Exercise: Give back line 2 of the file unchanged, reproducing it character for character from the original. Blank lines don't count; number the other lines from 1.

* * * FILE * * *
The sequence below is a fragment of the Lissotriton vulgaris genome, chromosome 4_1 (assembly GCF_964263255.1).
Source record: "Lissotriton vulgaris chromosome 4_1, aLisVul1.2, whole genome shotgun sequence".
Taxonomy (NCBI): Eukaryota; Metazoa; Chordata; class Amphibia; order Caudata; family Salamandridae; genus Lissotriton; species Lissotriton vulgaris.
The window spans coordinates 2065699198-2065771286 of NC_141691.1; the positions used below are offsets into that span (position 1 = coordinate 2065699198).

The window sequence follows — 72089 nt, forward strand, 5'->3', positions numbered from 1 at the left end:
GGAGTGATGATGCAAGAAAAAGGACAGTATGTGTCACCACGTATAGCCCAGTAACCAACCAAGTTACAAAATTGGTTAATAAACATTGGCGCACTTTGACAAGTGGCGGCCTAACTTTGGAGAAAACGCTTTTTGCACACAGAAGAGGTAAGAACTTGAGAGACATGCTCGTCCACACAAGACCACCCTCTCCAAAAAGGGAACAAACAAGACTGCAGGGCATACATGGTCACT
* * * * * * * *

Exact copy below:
Source record: "Lissotriton vulgaris chromosome 4_1, aLisVul1.2, whole genome shotgun sequence".